part of a decision that adopts the decision of the rent officer.
9.002 This is because any decision would have to be applied to all
customers who have had their maximum rent based on the LHA
rate and BRMA, and any appeal could potentially change the
LHA rate for customers who have not appealed and who are
content with their allowance.
Note the disingenuous use of the word 'content'!
Perhaps other readers would like to refer to the Guidance Manual in full. Chapters 1 and 9 are pertinent.
You will appreciate that the DWP is responsible to Parliament for the proper disbursement of moneys from the public purse, ie taxpayers' money. LHAs for each category of rented housing are provided monthly by the rent officer (see chapter 1). Someone objecting to the LHA is like objecting to the inflation rate used to calculate benefit increases. In addition, what is the point of the extra admin required and where would the extra LHA end up? Would tenants choose move to another house with an extra square yard of space or more likely, the private landlord would get it. If someone is content about their LHA why upset the applecart?
Finally, why didn't you cut and paste the very cynical wording of paragraph 9.011? You know the bit that says:
"The rules on the date from which the change takes effect are designed to be favourable to the customer."
Or the wording in para 9.021....
For reasons of brevity, I won't fisk the Guidance Manual to provide further illustrations of the positive spin towards the interests of claimants.
He very possibly did Observer and that's a common symptom of depression - shutting the world out.
Thanks so much for your information. I know my council offers instalments but couldn't find evidence that it was nation wide.
Thanks for the link Ian. I've followed Ollie's blog for some time. He's not had it easy recently.
That's what troubles me pa_broon - their power and lack of any avenue for their 'clients' to do any questioning.
I've lost faith with the CAB. They're not available to all unless you're prepared to wait weeks for a ten minute appointment. Not good enough.
Now Trading Standards have handed over some of their power to the CAB, it must up its game.
Brian - "The rules on the date from which the change takes effect are designed to be favourable to the customer."
Another example of spin - the rule referred to only favours the 'customer' until the anniversary of their benefit award or for a maximum of 9 months.
Further since 2010/11 the BRMA used in the calculation of LHA has been changed from 50 percentile of the market rate to 30 percentile.
And your spurious assertion of the -"extra money would only go to the private landlord." -is disingenuous since in most instances the benefit claimants have to make up the shortfall in their rents through the effects of the LHA allowances.
Of course they can always move into properties in the slum or multi occupancy scale of the 30%, and in doing so, create the scenario of 65 - 85 year old's being compulsory evicted by 'market' forces and the DWP euphemism of being over-accommodated.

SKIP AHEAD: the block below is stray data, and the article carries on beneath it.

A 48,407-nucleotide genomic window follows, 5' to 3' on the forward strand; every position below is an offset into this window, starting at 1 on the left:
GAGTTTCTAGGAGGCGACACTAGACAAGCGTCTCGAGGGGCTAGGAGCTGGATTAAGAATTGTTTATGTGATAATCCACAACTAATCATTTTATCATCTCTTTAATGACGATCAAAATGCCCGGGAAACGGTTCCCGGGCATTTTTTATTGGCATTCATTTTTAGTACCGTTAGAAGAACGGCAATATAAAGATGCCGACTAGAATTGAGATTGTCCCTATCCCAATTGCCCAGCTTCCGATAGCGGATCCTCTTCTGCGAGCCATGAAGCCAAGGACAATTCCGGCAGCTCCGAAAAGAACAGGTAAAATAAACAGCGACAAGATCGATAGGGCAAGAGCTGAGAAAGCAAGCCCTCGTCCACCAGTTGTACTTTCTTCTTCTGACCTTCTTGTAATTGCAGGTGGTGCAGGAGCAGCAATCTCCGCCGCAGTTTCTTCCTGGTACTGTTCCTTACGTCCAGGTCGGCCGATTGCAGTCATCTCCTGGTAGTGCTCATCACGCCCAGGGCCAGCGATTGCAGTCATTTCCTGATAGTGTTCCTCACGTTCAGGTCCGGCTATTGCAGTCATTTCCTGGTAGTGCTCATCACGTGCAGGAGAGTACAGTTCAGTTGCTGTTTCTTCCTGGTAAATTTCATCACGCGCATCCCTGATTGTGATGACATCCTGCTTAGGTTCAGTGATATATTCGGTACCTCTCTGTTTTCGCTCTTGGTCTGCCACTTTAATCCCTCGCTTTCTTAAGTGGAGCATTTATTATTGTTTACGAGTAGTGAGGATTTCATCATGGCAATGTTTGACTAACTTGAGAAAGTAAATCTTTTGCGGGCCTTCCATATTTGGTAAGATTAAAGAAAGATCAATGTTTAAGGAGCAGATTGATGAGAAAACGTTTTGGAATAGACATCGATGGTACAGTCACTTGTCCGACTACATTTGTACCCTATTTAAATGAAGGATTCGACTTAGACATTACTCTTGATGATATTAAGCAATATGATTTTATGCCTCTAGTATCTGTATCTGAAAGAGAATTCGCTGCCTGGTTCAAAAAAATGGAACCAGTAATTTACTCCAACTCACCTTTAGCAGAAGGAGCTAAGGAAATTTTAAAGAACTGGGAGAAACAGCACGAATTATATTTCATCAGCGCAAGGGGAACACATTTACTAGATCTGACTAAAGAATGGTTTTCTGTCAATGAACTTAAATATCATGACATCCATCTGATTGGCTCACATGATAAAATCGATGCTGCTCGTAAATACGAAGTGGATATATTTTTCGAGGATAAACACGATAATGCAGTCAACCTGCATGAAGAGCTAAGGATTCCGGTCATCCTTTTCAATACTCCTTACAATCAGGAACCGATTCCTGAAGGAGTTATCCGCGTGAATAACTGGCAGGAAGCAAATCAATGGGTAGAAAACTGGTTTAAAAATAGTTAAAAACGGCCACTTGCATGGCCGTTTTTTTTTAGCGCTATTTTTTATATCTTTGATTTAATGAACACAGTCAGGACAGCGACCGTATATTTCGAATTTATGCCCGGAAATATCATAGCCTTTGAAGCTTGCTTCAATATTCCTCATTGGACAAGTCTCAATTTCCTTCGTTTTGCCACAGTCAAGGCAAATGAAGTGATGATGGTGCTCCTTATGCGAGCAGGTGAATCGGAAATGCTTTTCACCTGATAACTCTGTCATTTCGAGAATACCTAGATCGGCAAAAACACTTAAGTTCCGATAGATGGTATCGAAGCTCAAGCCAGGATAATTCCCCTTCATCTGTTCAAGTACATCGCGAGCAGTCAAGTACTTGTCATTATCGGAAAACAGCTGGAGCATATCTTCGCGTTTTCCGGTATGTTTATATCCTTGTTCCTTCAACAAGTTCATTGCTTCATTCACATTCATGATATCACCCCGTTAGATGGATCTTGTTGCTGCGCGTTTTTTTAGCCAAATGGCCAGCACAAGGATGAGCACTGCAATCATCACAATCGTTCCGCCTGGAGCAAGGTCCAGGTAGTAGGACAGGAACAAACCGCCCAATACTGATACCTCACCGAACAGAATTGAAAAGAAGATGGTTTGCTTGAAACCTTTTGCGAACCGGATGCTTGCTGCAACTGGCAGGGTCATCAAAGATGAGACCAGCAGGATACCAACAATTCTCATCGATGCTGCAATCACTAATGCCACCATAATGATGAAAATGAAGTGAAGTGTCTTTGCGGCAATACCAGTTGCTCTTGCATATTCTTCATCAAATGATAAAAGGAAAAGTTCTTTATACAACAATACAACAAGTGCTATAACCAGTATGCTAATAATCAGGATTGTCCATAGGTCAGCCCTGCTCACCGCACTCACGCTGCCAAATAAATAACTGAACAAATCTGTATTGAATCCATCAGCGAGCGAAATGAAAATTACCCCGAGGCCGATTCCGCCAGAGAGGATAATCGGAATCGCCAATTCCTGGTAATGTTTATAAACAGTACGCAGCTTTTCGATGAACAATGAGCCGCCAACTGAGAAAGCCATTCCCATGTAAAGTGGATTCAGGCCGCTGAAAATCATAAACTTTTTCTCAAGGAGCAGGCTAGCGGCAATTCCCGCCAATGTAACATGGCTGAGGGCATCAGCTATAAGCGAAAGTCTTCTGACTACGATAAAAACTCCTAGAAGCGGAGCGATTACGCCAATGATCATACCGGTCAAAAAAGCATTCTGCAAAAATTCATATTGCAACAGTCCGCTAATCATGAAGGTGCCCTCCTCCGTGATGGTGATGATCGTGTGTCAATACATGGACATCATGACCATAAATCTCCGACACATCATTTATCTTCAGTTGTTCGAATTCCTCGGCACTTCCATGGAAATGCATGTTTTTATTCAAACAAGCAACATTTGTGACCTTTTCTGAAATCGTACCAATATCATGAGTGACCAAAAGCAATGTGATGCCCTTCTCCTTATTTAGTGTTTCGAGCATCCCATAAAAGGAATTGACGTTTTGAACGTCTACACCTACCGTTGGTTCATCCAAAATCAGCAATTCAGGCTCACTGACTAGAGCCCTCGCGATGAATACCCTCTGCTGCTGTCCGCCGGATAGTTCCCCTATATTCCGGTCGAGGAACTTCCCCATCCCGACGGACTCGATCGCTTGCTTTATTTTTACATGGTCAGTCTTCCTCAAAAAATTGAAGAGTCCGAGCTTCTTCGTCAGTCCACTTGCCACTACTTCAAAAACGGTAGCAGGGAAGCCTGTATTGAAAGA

There is then the volte face on the responsibilities and function of the rent officers. Before to introduction of the 2006 Act one of their duties was to act on behalf of tenants on rental values - now for the tenant on benefits the emphasis has changed to them putting 'pressure' on the landlord to lower the rent charged to either the equivalent of LHA or whatever they can ill-afford from already meanly tested and restricted incomes.
Then of course there is the joint tenancy trap and the legal art of what constitutes exclusive use and what constitutes a household.
You see Brian, where you read 'content' I read despair, desperation and confusion in a system created and designed specifically to have these effects and where welfare is neither charitable or earned but is grudged and ground down till it's oppressive.
We did try. For three years. If we hadn't he'd have killed himself long ago.
We only managed to get him legal representation in Nov 2011. Noble Solicitors. They failed to follow instructions and left him high and dry with only days before the eviction in 2012. We found new solicitors and had a hearing the day before the eviction. The judge refused time to allow them to build a case (they had a day which was just not enough). The judge allowed them 30 minutes to arrange payment of the £70k. This was when the offer of £1k per month was refused. The £70k has not to this day been broken down (despite numerous requests). When we first heard of Peter’s problems the bill was already over £30k. I wrote to the Council for a breakdown. They REFUSED to give it on the ground to calculate it would further inflate the debt. I have that and much more in writing!
More here: http://liberalconspiracy.org/2012/07/20/the-shocking-story-of-how-a-council-pursued-peter-williams/
Thank you so much for your comments Richard. If you don't mind I will do an update post using them just in case my readers miss them.
Thank you so much for the blog post. I am just so please someone else cares! I've felt for the past 3 years that virtually no one a damn.
Richard, here's the update I published yesterday:
It has more comments which may be of interest to you.